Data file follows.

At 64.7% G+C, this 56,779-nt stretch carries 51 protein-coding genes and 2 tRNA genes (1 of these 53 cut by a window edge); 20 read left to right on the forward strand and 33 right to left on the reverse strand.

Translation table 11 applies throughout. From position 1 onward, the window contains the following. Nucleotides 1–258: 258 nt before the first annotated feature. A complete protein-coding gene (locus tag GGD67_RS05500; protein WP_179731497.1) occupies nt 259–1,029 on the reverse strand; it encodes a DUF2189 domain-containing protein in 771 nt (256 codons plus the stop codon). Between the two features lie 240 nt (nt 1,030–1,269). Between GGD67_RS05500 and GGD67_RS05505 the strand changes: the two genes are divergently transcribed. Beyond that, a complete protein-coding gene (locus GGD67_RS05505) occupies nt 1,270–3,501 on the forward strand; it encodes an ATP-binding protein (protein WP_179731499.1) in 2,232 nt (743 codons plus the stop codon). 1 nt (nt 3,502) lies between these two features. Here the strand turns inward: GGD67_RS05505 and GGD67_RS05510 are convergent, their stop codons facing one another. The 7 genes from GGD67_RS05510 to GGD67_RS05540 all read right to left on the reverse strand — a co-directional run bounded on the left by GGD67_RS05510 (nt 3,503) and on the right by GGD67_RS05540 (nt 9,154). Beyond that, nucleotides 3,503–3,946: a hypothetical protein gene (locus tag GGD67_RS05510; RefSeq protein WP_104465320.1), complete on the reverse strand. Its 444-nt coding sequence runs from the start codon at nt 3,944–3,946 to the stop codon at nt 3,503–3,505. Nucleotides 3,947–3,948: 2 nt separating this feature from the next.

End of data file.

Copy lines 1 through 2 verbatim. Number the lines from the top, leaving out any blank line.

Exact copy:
At 64.7% G+C, this 56,779-nt stretch carries 51 protein-coding genes and 2 tRNA genes (1 of these 53 cut by a window edge); 20 read left to right on the forward strand and 33 right to left on the reverse strand.

Translation table 11 applies throughout. From position 1 onward, the window contains the following. Nucleotides 1–258: 258 nt before the first annotated feature. A complete protein-coding gene (locus tag GGD67_RS05500; protein WP_179731497.1) occupies nt 259–1,029 on the reverse strand; it encodes a DUF2189 domain-containing protein in 771 nt (256 codons plus the stop codon). Between the two features lie 240 nt (nt 1,030–1,269). Between GGD67_RS05500 and GGD67_RS05505 the strand changes: the two genes are divergently transcribed. Beyond that, a complete protein-coding gene (locus GGD67_RS05505) occupies nt 1,270–3,501 on the forward strand; it encodes an ATP-binding protein (protein WP_179731499.1) in 2,232 nt (743 codons plus the stop codon). 1 nt (nt 3,502) lies between these two features. Here the strand turns inward: GGD67_RS05505 and GGD67_RS05510 are convergent, their stop codons facing one another. The 7 genes from GGD67_RS05510 to GGD67_RS05540 all read right to left on the reverse strand — a co-directional run bounded on the left by GGD67_RS05510 (nt 3,503) and on the right by GGD67_RS05540 (nt 9,154). Beyond that, nucleotides 3,503–3,946: a hypothetical protein gene (locus tag GGD67_RS05510; RefSeq protein WP_104465320.1), complete on the reverse strand. Its 444-nt coding sequence runs from the start codon at nt 3,944–3,946 to the stop codon at nt 3,503–3,505. Nucleotides 3,947–3,948: 2 nt separating this feature from the next.